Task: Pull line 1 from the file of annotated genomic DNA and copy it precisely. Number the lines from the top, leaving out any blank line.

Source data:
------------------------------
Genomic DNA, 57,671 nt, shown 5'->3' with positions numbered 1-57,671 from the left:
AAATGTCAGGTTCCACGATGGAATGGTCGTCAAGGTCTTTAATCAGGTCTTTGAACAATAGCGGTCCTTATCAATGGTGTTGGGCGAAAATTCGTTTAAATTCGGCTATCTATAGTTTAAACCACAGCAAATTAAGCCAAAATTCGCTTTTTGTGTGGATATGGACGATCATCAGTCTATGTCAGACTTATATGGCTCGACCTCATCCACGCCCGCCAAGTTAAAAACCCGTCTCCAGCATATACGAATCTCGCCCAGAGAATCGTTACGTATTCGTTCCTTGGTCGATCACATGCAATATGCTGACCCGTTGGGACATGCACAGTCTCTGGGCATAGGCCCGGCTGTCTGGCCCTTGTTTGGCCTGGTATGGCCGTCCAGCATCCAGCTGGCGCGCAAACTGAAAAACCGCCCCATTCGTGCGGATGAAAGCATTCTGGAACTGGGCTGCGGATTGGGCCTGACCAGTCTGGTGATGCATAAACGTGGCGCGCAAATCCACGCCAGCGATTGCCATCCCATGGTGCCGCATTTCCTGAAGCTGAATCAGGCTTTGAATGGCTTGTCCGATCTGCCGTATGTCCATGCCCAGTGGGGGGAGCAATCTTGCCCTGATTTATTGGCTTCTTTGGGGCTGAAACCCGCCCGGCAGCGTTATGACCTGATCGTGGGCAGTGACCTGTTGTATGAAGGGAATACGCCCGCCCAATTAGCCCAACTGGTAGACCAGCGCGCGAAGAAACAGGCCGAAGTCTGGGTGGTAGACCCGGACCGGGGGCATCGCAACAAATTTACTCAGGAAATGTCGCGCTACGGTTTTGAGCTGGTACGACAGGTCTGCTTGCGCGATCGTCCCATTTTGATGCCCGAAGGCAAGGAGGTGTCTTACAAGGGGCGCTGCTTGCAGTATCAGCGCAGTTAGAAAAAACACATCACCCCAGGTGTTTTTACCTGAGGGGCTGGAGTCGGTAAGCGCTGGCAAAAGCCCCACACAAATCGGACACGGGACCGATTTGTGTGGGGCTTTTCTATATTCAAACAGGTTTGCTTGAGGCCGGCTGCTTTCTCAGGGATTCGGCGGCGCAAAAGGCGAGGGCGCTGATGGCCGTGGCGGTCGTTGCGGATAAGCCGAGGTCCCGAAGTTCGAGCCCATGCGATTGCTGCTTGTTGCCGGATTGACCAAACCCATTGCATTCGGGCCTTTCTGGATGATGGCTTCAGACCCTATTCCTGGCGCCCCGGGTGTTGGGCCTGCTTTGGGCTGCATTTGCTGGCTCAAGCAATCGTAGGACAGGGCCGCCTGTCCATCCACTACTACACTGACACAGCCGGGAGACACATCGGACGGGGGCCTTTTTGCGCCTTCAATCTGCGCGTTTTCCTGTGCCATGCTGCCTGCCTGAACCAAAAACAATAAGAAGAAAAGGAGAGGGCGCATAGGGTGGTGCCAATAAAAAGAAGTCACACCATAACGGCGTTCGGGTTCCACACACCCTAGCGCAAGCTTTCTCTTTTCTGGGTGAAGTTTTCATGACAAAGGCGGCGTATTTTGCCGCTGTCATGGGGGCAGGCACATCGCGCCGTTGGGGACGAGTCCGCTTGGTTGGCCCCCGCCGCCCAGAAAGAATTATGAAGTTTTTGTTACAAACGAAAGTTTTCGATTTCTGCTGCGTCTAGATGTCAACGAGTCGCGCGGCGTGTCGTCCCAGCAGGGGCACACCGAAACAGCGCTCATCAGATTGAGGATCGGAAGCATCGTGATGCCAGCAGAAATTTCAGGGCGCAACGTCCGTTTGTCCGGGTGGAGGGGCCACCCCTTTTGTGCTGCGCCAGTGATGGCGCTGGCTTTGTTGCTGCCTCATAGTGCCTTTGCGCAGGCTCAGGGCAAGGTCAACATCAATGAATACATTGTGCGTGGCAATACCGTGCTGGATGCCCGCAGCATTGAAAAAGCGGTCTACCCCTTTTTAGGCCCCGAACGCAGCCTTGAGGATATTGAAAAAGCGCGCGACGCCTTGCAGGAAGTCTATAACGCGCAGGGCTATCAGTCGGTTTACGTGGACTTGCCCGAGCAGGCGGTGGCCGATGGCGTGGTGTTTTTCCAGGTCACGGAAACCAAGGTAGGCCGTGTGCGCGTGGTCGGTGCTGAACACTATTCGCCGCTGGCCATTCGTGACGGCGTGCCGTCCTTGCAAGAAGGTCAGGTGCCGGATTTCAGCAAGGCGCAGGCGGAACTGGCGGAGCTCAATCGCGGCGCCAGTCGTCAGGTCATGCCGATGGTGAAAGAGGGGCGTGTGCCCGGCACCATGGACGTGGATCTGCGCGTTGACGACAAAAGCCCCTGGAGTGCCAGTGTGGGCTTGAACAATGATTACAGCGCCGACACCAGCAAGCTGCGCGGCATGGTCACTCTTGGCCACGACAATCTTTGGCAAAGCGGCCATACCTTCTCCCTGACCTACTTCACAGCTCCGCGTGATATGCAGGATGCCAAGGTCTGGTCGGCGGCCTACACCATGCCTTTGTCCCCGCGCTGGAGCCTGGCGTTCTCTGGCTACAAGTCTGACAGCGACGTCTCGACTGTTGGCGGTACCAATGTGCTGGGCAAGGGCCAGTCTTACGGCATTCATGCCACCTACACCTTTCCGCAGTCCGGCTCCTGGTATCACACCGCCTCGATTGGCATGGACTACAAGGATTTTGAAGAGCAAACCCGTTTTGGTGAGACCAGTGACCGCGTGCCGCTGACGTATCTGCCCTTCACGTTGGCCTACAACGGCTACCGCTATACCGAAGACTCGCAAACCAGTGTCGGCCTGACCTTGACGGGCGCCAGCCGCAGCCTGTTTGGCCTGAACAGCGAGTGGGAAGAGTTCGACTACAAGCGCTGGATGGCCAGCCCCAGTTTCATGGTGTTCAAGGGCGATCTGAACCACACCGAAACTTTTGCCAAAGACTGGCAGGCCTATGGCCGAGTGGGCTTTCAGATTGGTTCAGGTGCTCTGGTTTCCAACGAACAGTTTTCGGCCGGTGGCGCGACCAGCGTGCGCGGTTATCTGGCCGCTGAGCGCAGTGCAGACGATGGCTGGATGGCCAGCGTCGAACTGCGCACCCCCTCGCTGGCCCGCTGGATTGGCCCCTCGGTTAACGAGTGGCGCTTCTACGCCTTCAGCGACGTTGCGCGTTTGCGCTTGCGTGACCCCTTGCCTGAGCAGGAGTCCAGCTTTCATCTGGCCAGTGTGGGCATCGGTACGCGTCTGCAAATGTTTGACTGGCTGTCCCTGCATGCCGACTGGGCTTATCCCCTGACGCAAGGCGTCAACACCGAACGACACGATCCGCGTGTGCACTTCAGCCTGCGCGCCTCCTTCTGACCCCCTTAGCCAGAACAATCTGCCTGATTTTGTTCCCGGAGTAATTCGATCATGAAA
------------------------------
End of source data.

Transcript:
Genomic DNA, 57,671 nt, shown 5'->3' with positions numbered 1-57,671 from the left: